On the bottom, you’ll need to sign and date twice, once on each side. Remove the backing from the green side and stick to the box or package. Keep the white half there; the postal clerk will remove it and they keep them on file.

The white forms just require a little bit more. They look complicated, but you do the same thing as above, just in different places. You’ll fill out your address, the receivers address, write in the contents and their value, the service being Airmail (the forms still have the old Airmail and Surface options), if you know the weight you can fill it in, or the postal clerk will do that for you, check the type of contents, if they are commercial goods, a gift, etc, and sign and date at the bottom.

An extra option you’ll need to check is to the right of the signature box, which are instructions for non-delivery, which you’ll probably want to mark “return to sender”.

More on customs forms can be found on the usps website here. (The info there is pretty intense!)

That's it! Your package is good for mailing.

-If you use online mailing programs, the customs forms are integrated into the software, so you won’t need to fill out paper forms. The postal service also has digital customs forms you can fill out on their website. It’s important that you know how to fill out the forms. They look daunting, but just fill them out to your best ability and truthfully. If you have questions, just ask your local clerk. Also, try to have these forms complete by the time you go to the window- you’ll save time for everyone and the people in line with you will be very happy. Take a handful of forms home so you can fill them out there.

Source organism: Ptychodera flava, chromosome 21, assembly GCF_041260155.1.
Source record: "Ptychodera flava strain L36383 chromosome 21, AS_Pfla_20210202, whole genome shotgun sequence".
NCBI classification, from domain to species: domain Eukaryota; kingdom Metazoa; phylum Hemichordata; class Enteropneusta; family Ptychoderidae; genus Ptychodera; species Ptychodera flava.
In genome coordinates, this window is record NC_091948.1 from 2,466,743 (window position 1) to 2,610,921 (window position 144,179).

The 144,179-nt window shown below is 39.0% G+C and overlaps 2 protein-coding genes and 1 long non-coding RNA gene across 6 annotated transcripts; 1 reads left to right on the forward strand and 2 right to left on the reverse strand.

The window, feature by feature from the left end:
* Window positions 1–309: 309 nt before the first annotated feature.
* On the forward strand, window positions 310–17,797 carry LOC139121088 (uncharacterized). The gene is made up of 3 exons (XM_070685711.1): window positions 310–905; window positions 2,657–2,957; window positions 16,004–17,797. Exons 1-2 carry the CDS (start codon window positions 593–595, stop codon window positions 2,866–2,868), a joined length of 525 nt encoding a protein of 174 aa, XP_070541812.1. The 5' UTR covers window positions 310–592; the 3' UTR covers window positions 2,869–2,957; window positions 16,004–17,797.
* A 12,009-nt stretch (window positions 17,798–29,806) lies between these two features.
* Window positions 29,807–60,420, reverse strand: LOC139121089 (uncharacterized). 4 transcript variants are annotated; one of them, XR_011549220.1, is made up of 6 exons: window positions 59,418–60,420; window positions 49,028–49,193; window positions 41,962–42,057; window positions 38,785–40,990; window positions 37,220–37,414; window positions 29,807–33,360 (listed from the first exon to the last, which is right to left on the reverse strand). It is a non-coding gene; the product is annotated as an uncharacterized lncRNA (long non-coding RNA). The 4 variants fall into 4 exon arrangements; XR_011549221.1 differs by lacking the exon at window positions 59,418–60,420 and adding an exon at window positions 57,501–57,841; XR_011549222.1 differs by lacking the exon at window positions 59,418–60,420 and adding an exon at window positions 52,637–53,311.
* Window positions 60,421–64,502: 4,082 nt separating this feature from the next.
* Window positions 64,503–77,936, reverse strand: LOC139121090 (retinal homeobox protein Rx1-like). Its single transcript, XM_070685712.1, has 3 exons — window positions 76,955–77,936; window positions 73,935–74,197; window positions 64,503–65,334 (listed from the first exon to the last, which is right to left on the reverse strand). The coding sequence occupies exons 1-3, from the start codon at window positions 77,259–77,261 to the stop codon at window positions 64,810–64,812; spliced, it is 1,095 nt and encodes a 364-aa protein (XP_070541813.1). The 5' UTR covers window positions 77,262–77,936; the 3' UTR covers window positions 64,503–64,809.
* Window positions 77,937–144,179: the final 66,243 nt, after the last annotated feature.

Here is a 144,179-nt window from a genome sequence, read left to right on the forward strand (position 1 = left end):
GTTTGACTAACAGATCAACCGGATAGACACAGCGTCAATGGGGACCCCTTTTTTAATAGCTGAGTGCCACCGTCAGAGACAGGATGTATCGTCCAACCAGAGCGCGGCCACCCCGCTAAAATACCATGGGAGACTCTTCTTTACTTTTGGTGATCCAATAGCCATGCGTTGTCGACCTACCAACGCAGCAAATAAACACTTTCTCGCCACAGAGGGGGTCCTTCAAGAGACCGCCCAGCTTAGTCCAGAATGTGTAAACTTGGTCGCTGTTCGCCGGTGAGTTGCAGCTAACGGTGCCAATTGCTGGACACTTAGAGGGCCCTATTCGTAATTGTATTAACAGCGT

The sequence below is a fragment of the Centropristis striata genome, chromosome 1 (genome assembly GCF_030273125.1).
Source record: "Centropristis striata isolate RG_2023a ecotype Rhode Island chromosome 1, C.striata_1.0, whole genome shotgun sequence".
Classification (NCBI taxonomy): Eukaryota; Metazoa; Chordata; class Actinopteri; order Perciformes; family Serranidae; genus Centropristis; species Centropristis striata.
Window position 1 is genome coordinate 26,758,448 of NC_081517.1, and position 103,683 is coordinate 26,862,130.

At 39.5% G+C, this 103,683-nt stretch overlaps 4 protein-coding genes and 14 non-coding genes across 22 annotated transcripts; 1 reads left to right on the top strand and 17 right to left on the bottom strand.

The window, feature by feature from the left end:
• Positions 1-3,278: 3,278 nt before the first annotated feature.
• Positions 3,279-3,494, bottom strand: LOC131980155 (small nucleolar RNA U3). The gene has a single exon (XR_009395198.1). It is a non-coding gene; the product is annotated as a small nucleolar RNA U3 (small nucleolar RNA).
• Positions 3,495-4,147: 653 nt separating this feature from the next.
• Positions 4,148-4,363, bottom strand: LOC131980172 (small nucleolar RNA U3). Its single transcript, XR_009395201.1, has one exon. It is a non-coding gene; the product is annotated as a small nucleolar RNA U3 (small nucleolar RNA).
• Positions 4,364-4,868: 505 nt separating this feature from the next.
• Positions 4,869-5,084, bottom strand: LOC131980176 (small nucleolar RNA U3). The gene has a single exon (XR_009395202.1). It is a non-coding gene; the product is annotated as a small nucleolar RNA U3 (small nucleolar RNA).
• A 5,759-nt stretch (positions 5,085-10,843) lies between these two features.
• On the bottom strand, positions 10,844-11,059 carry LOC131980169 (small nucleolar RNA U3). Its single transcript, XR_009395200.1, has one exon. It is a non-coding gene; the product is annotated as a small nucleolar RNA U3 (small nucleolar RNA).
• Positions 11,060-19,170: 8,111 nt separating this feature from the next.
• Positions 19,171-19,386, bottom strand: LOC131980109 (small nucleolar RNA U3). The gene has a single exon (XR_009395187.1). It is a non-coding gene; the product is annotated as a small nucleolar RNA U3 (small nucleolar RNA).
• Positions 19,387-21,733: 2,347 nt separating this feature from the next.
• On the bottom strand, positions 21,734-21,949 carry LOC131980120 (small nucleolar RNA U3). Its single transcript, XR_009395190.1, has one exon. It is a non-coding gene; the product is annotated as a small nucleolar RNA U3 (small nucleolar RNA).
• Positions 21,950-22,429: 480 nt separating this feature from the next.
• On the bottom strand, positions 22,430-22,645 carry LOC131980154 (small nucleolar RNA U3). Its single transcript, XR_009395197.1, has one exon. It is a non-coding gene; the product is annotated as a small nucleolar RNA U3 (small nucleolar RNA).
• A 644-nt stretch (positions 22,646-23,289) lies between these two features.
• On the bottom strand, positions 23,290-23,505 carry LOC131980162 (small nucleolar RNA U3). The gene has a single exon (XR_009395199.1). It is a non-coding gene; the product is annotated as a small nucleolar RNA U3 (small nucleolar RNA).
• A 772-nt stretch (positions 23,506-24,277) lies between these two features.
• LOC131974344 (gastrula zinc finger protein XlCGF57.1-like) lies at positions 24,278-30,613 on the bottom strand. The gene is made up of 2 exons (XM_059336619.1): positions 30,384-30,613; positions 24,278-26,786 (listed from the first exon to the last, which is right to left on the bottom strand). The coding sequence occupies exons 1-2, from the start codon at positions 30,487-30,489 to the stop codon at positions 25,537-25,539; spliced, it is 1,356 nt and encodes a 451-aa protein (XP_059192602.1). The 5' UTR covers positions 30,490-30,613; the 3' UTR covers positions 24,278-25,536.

-I also recommend that you keep the customs number, which on the green form starts with LC and on the white forms start with CP. They are documentation that you shipped an item, and in some cases can be used by internal postal staff to track your package. You cannot track it on the USPS website, as it won’t tell you where it went after leaving the country, but I have had a postal manager successfully find a package using the number.

-Give your customer the number. In some cases, when your customer hasn’t received the package, tell them to go to their local post office and give the clerk the number and tell them they are waiting for a package from the USA. In one instance, a customer gave this number and the package was in the back and for some reason hadn’t yet been delivered. Some customers also have to pay a customs fee and that’s why a package hasn’t yet been delivered to them.

International Extras

You can add the following services in some cases. They need to meet specific criteria, so if you want one of the following, ask your local clerk.

-Insured Mail
-Certificate of Mailing
-Registered Mail